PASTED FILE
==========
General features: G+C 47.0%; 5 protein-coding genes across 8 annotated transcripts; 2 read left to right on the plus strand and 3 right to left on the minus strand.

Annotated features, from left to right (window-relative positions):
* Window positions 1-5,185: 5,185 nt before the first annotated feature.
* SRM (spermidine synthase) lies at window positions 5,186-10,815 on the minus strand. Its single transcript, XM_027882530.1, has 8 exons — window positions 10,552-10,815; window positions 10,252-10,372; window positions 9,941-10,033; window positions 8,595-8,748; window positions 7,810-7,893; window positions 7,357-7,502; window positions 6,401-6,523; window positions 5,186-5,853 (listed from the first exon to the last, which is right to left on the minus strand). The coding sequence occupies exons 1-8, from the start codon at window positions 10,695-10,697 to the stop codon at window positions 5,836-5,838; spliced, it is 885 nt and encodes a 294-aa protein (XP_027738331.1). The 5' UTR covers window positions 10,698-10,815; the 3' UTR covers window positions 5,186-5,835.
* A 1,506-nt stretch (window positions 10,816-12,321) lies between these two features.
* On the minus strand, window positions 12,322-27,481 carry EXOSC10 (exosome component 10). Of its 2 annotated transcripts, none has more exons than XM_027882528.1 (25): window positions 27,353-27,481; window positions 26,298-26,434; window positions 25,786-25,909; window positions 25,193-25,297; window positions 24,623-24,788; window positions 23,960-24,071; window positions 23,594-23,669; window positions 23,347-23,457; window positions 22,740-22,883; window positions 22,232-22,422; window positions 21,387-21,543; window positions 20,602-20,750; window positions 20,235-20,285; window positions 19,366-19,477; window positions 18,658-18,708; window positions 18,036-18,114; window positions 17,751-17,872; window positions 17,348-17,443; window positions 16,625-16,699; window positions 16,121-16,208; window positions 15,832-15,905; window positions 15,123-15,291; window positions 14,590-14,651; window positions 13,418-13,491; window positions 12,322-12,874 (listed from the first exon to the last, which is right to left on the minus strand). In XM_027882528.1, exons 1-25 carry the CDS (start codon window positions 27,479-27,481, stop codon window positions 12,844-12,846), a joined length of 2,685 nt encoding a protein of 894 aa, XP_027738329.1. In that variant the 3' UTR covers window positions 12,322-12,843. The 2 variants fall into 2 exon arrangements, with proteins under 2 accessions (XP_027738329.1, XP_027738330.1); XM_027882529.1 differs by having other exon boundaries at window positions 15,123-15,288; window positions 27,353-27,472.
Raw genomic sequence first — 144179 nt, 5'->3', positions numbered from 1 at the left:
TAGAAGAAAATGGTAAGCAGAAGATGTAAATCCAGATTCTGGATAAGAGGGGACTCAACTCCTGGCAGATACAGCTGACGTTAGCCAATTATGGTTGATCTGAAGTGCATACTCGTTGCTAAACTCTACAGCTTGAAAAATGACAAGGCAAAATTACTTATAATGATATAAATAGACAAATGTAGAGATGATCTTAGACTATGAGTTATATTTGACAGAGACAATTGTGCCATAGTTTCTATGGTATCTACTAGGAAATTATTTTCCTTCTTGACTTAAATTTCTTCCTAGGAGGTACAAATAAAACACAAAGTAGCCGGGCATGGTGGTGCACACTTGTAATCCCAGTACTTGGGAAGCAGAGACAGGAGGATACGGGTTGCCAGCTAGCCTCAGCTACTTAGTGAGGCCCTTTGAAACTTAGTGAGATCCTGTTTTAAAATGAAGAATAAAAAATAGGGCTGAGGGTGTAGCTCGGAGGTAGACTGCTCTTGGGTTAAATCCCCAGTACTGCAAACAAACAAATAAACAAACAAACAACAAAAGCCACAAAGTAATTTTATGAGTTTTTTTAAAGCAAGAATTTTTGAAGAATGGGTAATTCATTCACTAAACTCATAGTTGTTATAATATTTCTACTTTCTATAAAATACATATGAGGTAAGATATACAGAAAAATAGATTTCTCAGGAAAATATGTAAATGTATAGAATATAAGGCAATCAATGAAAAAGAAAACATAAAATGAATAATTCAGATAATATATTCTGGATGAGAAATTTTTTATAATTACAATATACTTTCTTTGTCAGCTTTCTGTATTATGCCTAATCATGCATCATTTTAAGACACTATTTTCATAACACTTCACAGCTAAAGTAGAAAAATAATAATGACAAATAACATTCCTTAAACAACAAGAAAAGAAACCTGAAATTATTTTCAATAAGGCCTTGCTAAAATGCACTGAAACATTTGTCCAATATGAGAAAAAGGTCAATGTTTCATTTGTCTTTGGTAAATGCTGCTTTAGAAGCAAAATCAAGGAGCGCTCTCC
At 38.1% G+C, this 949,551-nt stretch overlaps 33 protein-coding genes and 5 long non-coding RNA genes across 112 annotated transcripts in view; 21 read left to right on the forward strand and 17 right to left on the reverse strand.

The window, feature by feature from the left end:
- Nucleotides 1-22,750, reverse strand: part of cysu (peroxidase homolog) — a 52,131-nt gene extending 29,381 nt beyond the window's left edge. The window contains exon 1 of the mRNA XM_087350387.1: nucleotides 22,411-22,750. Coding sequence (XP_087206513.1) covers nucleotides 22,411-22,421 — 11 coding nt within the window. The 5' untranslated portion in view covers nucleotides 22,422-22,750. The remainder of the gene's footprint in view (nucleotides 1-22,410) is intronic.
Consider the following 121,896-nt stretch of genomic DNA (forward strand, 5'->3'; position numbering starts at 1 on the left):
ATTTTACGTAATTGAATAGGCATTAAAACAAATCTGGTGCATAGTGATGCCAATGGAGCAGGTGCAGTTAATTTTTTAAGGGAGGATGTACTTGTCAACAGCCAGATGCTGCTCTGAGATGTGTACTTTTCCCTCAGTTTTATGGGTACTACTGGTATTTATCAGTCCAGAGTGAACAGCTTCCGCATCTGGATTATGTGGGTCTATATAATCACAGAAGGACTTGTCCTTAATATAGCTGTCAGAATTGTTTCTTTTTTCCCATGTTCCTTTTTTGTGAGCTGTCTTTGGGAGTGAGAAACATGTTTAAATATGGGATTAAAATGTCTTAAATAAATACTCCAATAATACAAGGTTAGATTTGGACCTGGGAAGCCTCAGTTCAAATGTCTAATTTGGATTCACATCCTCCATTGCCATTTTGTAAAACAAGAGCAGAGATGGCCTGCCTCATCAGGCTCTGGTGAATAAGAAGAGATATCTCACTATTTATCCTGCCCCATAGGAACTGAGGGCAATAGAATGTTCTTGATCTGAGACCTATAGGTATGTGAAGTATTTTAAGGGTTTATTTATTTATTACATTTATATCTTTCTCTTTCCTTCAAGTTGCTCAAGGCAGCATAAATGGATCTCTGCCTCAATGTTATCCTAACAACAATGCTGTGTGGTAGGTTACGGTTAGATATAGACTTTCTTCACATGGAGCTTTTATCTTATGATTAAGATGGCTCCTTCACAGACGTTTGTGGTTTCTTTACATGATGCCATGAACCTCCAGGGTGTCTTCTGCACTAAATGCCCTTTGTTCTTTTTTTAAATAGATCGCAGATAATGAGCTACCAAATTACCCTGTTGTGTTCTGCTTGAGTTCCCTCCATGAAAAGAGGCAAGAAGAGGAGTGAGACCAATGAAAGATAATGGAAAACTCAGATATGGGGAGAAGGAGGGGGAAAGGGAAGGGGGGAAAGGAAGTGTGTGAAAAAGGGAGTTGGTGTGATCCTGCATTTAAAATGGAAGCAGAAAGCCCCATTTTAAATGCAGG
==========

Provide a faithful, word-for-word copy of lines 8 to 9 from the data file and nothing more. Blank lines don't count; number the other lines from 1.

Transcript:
TAGAAGAAAATGGTAAGCAGAAGATGTAAATCCAGATTCTGGATAAGAGGGGACTCAACTCCTGGCAGATACAGCTGACGTTAGCCAATTATGGTTGATCTGAAGTGCATACTCGTTGCTAAACTCTACAGCTTGAAAAATGACAAGGCAAAATTACTTATAATGATATAAATAGACAAATGTAGAGATGATCTTAGACTATGAGTTATATTTGACAGAGACAATTGTGCCATAGTTTCTATGGTATCTACTAGGAAATTATTTTCCTTCTTGACTTAAATTTCTTCCTAGGAGGTACAAATAAAACACAAAGTAGCCGGGCATGGTGGTGCACACTTGTAATCCCAGTACTTGGGAAGCAGAGACAGGAGGATACGGGTTGCCAGCTAGCCTCAGCTACTTAGTGAGGCCCTTTGAAACTTAGTGAGATCCTGTTTTAAAATGAAGAATAAAAAATAGGGCTGAGGGTGTAGCTCGGAGGTAGACTGCTCTTGGGTTAAATCCCCAGTACTGCAAACAAACAAATAAACAAACAAACAACAAAAGCCACAAAGTAATTTTATGAGTTTTTTTAAAGCAAGAATTTTTGAAGAATGGGTAATTCATTCACTAAACTCATAGTTGTTATAATATTTCTACTTTCTATAAAATACATATGAGGTAAGATATACAGAAAAATAGATTTCTCAGGAAAATATGTAAATGTATAGAATATAAGGCAATCAATGAAAAAGAAAACATAAAATGAATAATTCAGATAATATATTCTGGATGAGAAATTTTTTATAATTACAATATACTTTCTTTGTCAGCTTTCTGTATTATGCCTAATCATGCATCATTTTAAGACACTATTTTCATAACACTTCACAGCTAAAGTAGAAAAATAATAATGACAAATAACATTCCTTAAACAACAAGAAAAGAAACCTGAAATTATTTTCAATAAGGCCTTGCTAAAATGCACTGAAACATTTGTCCAATATGAGAAAAAGGTCAATGTTTCATTTGTCTTTGGTAAATGCTGCTTTAGAAGCAAAATCAAGGAGCGCTCTCC
At 38.1% G+C, this 949,551-nt stretch overlaps 33 protein-coding genes and 5 long non-coding RNA genes across 112 annotated transcripts in view; 21 read left to right on the forward strand and 17 right to left on the reverse strand.